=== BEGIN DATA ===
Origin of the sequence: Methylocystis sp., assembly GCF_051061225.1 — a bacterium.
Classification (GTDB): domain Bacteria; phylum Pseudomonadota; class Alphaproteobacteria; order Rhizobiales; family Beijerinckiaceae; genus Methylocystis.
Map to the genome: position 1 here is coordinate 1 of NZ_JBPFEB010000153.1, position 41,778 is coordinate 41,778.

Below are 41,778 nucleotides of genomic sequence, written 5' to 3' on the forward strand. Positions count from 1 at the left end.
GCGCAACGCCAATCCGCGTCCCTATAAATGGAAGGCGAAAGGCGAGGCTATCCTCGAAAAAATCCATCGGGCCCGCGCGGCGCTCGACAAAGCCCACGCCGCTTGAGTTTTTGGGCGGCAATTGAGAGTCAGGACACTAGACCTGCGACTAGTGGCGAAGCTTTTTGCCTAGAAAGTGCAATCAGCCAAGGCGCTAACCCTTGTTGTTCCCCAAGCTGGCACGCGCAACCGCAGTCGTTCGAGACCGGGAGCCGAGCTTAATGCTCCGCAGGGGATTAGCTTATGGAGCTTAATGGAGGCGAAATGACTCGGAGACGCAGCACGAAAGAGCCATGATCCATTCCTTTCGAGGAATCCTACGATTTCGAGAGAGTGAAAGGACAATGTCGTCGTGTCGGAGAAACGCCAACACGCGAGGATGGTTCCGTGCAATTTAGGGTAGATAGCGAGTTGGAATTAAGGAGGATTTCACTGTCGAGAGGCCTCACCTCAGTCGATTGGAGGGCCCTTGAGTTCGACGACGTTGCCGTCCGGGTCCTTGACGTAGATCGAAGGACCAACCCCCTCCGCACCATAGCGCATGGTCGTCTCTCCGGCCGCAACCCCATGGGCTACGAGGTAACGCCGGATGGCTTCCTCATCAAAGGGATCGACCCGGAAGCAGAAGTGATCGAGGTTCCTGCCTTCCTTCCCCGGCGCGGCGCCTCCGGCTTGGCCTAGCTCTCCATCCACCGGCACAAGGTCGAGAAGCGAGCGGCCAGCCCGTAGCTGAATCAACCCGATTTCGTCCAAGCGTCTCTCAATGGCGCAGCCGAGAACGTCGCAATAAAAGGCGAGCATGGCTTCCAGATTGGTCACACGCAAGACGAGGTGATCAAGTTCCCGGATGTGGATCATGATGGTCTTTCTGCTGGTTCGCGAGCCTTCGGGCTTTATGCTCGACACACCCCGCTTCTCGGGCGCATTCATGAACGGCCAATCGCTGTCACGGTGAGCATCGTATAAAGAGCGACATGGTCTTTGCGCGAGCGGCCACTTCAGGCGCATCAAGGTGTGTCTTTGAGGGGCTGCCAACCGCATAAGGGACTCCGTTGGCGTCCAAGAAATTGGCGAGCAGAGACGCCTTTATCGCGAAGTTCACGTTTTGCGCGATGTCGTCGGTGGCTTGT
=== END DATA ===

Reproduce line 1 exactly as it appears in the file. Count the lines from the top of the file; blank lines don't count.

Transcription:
Origin of the sequence: Methylocystis sp., assembly GCF_051061225.1 — a bacterium.